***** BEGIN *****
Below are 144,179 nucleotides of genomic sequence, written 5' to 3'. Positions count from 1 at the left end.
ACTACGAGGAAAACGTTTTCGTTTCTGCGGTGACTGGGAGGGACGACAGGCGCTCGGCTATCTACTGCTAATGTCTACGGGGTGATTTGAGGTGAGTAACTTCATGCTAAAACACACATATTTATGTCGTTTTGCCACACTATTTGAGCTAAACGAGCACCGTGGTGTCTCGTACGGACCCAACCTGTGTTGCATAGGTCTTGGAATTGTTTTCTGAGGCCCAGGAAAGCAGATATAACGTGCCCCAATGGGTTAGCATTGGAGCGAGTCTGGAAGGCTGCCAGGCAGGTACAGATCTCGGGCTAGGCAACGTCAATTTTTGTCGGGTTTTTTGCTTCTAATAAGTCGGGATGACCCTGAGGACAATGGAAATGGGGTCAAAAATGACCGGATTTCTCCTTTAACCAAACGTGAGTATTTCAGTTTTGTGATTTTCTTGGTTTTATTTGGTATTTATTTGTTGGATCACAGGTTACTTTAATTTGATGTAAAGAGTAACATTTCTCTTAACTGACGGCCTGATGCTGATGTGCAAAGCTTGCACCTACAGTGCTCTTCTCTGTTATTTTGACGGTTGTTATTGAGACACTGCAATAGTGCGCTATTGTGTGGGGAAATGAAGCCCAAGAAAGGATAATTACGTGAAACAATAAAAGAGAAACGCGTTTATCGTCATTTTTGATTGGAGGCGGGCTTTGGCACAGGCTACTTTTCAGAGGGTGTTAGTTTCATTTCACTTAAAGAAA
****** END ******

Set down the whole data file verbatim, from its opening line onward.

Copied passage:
Below are 144,179 nucleotides of genomic sequence, written 5' to 3'. Positions count from 1 at the left end.
ACTACGAGGAAAACGTTTTCGTTTCTGCGGTGACTGGGAGGGACGACAGGCGCTCGGCTATCTACTGCTAATGTCTACGGGGTGATTTGAGGTGAGTAACTTCATGCTAAAACACACATATTTATGTCGTTTTGCCACACTATTTGAGCTAAACGAGCACCGTGGTGTCTCGTACGGACCCAACCTGTGTTGCATAGGTCTTGGAATTGTTTTCTGAGGCCCAGGAAAGCAGATATAACGTGCCCCAATGGGTTAGCATTGGAGCGAGTCTGGAAGGCTGCCAGGCAGGTACAGATCTCGGGCTAGGCAACGTCAATTTTTGTCGGGTTTTTTGCTTCTAATAAGTCGGGATGACCCTGAGGACAATGGAAATGGGGTCAAAAATGACCGGATTTCTCCTTTAACCAAACGTGAGTATTTCAGTTTTGTGATTTTCTTGGTTTTATTTGGTATTTATTTGTTGGATCACAGGTTACTTTAATTTGATGTAAAGAGTAACATTTCTCTTAACTGACGGCCTGATGCTGATGTGCAAAGCTTGCACCTACAGTGCTCTTCTCTGTTATTTTGACGGTTGTTATTGAGACACTGCAATAGTGCGCTATTGTGTGGGGAAATGAAGCCCAAGAAAGGATAATTACGTGAAACAATAAAAGAGAAACGCGTTTATCGTCATTTTTGATTGGAGGCGGGCTTTGGCACAGGCTACTTTTCAGAGGGTGTTAGTTTCATTTCACTTAAAGAAA